ewein2412: (osprey hair)
Sometime last year, Sheila Averbuch and Louise Kelly, in their role as organizers for the Society of Children’s Book Writers and Illustrators (SCBWI) SE Scotland Network of the SCBWI British Isles Region, asked me to represent the SCBWI at an event at the Edinburgh International Book Festival (EIBF). I was flattered and pleased and of course I blithely accepted, with absolutely no idea of what I was getting myself into.

The event, chaired by Daniel Hahn, was premised on Anthony McGowan (author of The Knife that Killed Me, Hellbent, and Henry Tumour among others) saying controversial things about young adult literature and me responding in my role of ruling “middle-aged white woman who writes YA” – while waving a sheaf of oft-misquoted and under-interpreted statistics.

The floor was then opened to the opinions of a truly glittering array of YA and Middle Grade writers including Jenny Downham, Christopher Edge, Patrice Laurence, Annabel Pitcher, and Philip Womack (who gate-crashed the event but was a very welcome addition). This phenomenal crew was seated, rather unfortunately, in the front row with their backs to the audience rather than on the stage – however, the arrangement was set up to allow anyone who was participating in the Festival’s children’s programming to attend and participate (the five authors lined up there featured in other events as well).

So Anthony McGowan got up and ranted for ten minutes and I responded with a counter-rant, after which we had mini-rants from the other authors, and then the audience was allowed to throw in a few rants of their own. I don’t believe anything new and exciting was revealed, but everyone enjoyed ranting. Many teens were given a voice, which was wonderfully welcome, as they’re clearly the readers on the front lines here.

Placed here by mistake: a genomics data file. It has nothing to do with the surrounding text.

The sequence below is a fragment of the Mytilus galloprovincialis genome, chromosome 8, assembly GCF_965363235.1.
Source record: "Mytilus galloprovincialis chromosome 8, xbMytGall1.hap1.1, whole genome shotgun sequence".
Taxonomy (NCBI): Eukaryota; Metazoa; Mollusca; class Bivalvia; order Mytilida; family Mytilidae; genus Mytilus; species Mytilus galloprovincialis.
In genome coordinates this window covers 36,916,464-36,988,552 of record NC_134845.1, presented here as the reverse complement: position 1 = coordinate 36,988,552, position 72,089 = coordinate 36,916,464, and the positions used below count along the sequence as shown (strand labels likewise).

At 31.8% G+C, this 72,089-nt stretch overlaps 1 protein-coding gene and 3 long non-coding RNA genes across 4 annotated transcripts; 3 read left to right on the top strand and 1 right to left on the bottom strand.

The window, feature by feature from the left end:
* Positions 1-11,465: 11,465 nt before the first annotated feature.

Here are some interpretations of the event:

Ann Giles (Bookwitch)

Sophie Cameron

Anthony McGowan’s own take

Barrington Stoke blog

Barrington Stoke’s blog entry… Well, gosh, I think it was me who said the “YA Debate” was getting old, which seems to be their sum total of my counter-rant! Of all the quotables to be picked up on. Their response “well we're still interested” feels like yet another misinterpretation. I didn’t mean YA isn’t worth talking about. Yes, yes, of COURSE we want to talk about it. But do we really need to continue to perpetuate these myths about it?


Myth 1): Most readers of YA are not teens.

I’ve written about this before.

That post is a bit outdated now, but people are still quoting numbers from the articles I’ve referenced in it, and other numbers such as the Publishers Weekly article referenced below. I cannot believe how often I hear people chirp “80 percent of people reading YA are not teens” when the statistic they are actually quoting is “80 percent of people buying YA are not teens.” You can draw your own conclusions by going to the source. (It doesn’t convince the MMR vaccine naysayers to go to the source, so if you’re convinced that more adults than teens read YA, no amount of arguing from me is going to change your mind.)

Publishers Weekly report on last year's Nielsen Summit

Bear in mind that most teens DON’T SPEND THEIR MONEY ON BOOKS. Ask a teen if you don’t believe me! They get books from the library, from educators, from parents, as gifts, and they do a LOT of borrowing from friends. I don’t hear anyone complaining that “100 percent of people buying board books are not babies.”

Basing your assumption of who reads YA on con attendance is simply and obviously erroneous. Most teens do not have the wherewithal to travel to London or wherever and stay in a hotel for three nights.

Also, WHO CARES if adults are reading YA? Really… who the heck CARES? I’ll read what I feel like reading.